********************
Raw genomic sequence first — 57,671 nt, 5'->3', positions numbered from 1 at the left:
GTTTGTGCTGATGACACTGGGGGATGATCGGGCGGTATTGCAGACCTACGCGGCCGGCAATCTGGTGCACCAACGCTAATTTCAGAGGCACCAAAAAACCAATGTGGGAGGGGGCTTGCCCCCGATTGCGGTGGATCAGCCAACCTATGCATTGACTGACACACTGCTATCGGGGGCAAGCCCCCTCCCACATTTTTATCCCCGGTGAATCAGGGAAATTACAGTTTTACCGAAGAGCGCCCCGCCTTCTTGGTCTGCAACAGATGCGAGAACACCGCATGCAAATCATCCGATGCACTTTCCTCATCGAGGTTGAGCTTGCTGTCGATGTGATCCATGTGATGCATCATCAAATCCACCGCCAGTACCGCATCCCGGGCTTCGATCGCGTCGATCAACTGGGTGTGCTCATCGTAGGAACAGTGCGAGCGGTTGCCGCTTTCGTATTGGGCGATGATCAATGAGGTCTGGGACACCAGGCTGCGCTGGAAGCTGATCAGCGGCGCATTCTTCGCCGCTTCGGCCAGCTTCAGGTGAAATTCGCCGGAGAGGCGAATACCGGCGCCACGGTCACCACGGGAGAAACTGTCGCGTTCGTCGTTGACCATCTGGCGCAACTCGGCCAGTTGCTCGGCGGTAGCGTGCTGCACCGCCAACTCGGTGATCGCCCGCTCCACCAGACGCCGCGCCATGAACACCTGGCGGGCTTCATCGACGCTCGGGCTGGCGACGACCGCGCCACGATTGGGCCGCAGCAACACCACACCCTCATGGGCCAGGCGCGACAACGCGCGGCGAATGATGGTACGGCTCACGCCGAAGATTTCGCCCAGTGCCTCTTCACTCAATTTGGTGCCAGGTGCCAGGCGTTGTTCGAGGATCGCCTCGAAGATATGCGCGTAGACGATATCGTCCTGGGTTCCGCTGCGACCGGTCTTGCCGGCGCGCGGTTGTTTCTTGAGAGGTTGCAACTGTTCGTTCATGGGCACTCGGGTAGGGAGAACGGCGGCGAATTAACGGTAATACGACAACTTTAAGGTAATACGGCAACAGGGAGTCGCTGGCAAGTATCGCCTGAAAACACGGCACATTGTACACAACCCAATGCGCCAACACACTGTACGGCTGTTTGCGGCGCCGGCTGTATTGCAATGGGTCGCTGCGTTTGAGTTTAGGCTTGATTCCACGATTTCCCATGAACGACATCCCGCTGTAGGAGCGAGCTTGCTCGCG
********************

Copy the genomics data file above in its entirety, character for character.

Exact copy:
Raw genomic sequence first — 57,671 nt, 5'->3', positions numbered from 1 at the left:
GTTTGTGCTGATGACACTGGGGGATGATCGGGCGGTATTGCAGACCTACGCGGCCGGCAATCTGGTGCACCAACGCTAATTTCAGAGGCACCAAAAAACCAATGTGGGAGGGGGCTTGCCCCCGATTGCGGTGGATCAGCCAACCTATGCATTGACTGACACACTGCTATCGGGGGCAAGCCCCCTCCCACATTTTTATCCCCGGTGAATCAGGGAAATTACAGTTTTACCGAAGAGCGCCCCGCCTTCTTGGTCTGCAACAGATGCGAGAACACCGCATGCAAATCATCCGATGCACTTTCCTCATCGAGGTTGAGCTTGCTGTCGATGTGATCCATGTGATGCATCATCAAATCCACCGCCAGTACCGCATCCCGGGCTTCGATCGCGTCGATCAACTGGGTGTGCTCATCGTAGGAACAGTGCGAGCGGTTGCCGCTTTCGTATTGGGCGATGATCAATGAGGTCTGGGACACCAGGCTGCGCTGGAAGCTGATCAGCGGCGCATTCTTCGCCGCTTCGGCCAGCTTCAGGTGAAATTCGCCGGAGAGGCGAATACCGGCGCCACGGTCACCACGGGAGAAACTGTCGCGTTCGTCGTTGACCATCTGGCGCAACTCGGCCAGTTGCTCGGCGGTAGCGTGCTGCACCGCCAACTCGGTGATCGCCCGCTCCACCAGACGCCGCGCCATGAACACCTGGCGGGCTTCATCGACGCTCGGGCTGGCGACGACCGCGCCACGATTGGGCCGCAGCAACACCACACCCTCATGGGCCAGGCGCGACAACGCGCGGCGAATGATGGTACGGCTCACGCCGAAGATTTCGCCCAGTGCCTCTTCACTCAATTTGGTGCCAGGTGCCAGGCGTTGTTCGAGGATCGCCTCGAAGATATGCGCGTAGACGATATCGTCCTGGGTTCCGCTGCGACCGGTCTTGCCGGCGCGCGGTTGTTTCTTGAGAGGTTGCAACTGTTCGTTCATGGGCACTCGGGTAGGGAGAACGGCGGCGAATTAACGGTAATACGACAACTTTAAGGTAATACGGCAACAGGGAGTCGCTGGCAAGTATCGCCTGAAAACACGGCACATTGTACACAACCCAATGCGCCAACACACTGTACGGCTGTTTGCGGCGCCGGCTGTATTGCAATGGGTCGCTGCGTTTGAGTTTAGGCTTGATTCCACGATTTCCCATGAACGACATCCCGCTGTAGGAGCGAGCTTGCTCGCG